Howard Norton


If Ralph Burcham was responsible for lighting the fuse for mission work on the Oklahoma Christian campus, Howard Norton must be credited for seeing that the explosion was heard around the world. Year after year, he incorporated missions into every facet of his work at the university. He both championed the cause and nurtured the people who had committed their lives to this form of Christian service.

Howard grew up in Ft. Worth and attended Abilene Christian College, where he was elected student body president his senior year. Impressed with the urgency of foreign missions, Howard and his wife, Jane, became pioneers in the team approach to international evangelism. In 1961, the Nortons were among the first of a large group of American couples who settled in Brazil to plant congregations in key cities within South America’s largest nation.

It was Oklahoma Christian’s good fortune that the College Church of Christ became the Nortons’ sponsoring congregation. When on furlough to the states, Howard made friends with faculty and staff members at the college. An opening presented itself in the Bible faculty, and Howard was hired for the position. He later returned to Brazil, where he completed his doctorate at the University of Sao Paulo.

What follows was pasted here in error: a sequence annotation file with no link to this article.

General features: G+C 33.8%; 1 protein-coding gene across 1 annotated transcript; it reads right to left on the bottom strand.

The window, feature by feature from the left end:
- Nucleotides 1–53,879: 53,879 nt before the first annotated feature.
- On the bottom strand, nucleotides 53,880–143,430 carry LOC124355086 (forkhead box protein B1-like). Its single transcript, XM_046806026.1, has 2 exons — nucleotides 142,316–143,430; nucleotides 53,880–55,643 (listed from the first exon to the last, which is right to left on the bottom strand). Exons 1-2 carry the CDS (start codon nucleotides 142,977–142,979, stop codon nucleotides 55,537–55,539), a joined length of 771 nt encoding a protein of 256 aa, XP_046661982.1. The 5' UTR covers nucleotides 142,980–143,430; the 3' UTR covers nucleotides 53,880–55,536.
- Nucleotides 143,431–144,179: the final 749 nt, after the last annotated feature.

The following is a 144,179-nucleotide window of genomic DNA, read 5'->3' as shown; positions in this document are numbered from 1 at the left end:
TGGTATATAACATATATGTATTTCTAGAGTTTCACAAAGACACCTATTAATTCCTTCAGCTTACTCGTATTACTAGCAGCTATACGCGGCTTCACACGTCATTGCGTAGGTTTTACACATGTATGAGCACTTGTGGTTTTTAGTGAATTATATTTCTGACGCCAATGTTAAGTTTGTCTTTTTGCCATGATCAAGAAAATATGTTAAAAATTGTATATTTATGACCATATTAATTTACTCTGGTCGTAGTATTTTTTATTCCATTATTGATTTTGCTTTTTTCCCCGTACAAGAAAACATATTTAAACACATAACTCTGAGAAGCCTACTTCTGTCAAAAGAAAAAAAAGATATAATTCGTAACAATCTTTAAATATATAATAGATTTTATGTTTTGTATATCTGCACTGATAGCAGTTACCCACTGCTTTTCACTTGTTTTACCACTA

Always popular with students, Howard was one of the most effective speakers in chapel programs. He worked well with his faculty peers and created enormous goodwill for the college among preachers and elders. He initiated the “missionary-in-residence” program that utilizes talented professionals from the mission field. Upon Raymond Kelcy’s death in 1987, Howard was named chairman of the Bible division and later became the College of Biblical Studies’ first dean. Under his leadership, the Master of Arts in Ministry degree was first offered.

In 1981, Oklahoma Christian acquired The Christian Chronicle, and Howard was named editor. He advanced the paper from a monthly circulation of fewer than 4,000 to more than 100,000 in just a few years. As everyone expected, the paper was generously flavored with news of churches in the states and those internationally. He worked diligently to balance his many gifts and excelled as a pulpit expositor, a university professor, a Christian journalist and a missionary to the world.